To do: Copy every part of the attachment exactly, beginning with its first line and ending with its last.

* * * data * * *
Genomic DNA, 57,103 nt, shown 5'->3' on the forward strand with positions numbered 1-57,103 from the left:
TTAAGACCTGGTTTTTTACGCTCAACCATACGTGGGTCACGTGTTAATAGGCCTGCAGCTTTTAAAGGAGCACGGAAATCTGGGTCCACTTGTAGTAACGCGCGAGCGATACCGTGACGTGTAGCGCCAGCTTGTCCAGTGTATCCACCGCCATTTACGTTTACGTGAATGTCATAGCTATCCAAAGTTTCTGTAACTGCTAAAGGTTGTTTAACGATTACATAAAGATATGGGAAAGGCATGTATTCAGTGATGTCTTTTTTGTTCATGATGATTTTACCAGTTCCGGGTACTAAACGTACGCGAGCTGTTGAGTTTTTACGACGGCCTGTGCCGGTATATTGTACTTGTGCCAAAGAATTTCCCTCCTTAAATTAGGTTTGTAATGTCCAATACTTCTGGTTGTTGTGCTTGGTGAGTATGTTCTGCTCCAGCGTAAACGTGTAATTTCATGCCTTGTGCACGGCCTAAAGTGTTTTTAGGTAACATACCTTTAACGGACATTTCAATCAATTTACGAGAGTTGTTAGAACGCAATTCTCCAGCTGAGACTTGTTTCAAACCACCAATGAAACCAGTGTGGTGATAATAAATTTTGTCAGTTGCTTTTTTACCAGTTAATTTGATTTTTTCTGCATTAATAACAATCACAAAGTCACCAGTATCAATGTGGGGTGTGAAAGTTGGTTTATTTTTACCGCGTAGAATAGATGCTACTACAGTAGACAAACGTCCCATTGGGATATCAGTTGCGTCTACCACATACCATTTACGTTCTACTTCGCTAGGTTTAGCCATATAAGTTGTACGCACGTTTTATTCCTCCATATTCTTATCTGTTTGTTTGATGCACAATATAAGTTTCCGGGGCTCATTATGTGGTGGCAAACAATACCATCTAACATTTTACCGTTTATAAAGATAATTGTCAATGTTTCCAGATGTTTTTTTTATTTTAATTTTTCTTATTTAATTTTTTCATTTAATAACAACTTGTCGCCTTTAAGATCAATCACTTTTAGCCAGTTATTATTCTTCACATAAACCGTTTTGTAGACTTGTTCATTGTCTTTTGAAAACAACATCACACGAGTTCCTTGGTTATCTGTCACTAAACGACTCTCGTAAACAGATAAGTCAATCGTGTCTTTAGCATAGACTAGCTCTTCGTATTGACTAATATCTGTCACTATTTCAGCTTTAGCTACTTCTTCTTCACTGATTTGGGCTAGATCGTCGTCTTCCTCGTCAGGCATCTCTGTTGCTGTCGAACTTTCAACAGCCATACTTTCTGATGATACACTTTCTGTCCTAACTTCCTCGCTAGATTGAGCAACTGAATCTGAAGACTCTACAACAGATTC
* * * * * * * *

Genomic DNA, 57,103 nt, shown 5'->3' on the forward strand with positions numbered 1-57,103 from the left:
TTAAGACCTGGTTTTTTACGCTCAACCATACGTGGGTCACGTGTTAATAGGCCTGCAGCTTTTAAAGGAGCACGGAAATCTGGGTCCACTTGTAGTAACGCGCGAGCGATACCGTGACGTGTAGCGCCAGCTTGTCCAGTGTATCCACCGCCATTTACGTTTACGTGAATGTCATAGCTATCCAAAGTTTCTGTAACTGCTAAAGGTTGTTTAACGATTACATAAAGATATGGGAAAGGCATGTATTCAGTGATGTCTTTTTTGTTCATGATGATTTTACCAGTTCCGGGTACTAAACGTACGCGAGCTGTTGAGTTTTTACGACGGCCTGTGCCGGTATATTGTACTTGTGCCAAAGAATTTCCCTCCTTAAATTAGGTTTGTAATGTCCAATACTTCTGGTTGTTGTGCTTGGTGAGTATGTTCTGCTCCAGCGTAAACGTGTAATTTCATGCCTTGTGCACGGCCTAAAGTGTTTTTAGGTAACATACCTTTAACGGACATTTCAATCAATTTACGAGAGTTGTTAGAACGCAATTCTCCAGCTGAGACTTGTTTCAAACCACCAATGAAACCAGTGTGGTGATAATAAATTTTGTCAGTTGCTTTTTTACCAGTTAATTTGATTTTTTCTGCATTAATAACAATCACAAAGTCACCAGTATCAATGTGGGGTGTGAAAGTTGGTTTATTTTTACCGCGTAGAATAGATGCTACTACAGTAGACAAACGTCCCATTGGGATATCAGTTGCGTCTACCACATACCATTTACGTTCTACTTCGCTAGGTTTAGCCATATAAGTTGTACGCACGTTTTATTCCTCCATATTCTTATCTGTTTGTTTGATGCACAATATAAGTTTCCGGGGCTCATTATGTGGTGGCAAACAATACCATCTAACATTTTACCGTTTATAAAGATAATTGTCAATGTTTCCAGATGTTTTTTTTATTTTAATTTTTCTTATTTAATTTTTTCATTTAATAACAACTTGTCGCCTTTAAGATCAATCACTTTTAGCCAGTTATTATTCTTCACATAAACCGTTTTGTAGACTTGTTCATTGTCTTTTGAAAACAACATCACACGAGTTCCTTGGTTATCTGTCACTAAACGACTCTCGTAAACAGATAAGTCAATCGTGTCTTTAGCATAGACTAGCTCTTCGTATTGACTAATATCTGTCACTATTTCAGCTTTAGCTACTTCTTCTTCACTGATTTGGGCTAGATCGTCGTCTTCCTCGTCAGGCATCTCTGTTGCTGTCGAACTTTCAACAGCCATACTTTCTGATGATACACTTTCTGTCCTAACTTCCTCGCTAGATTGAGCAACTGAATCTGAAGACTCTACAACAGATTC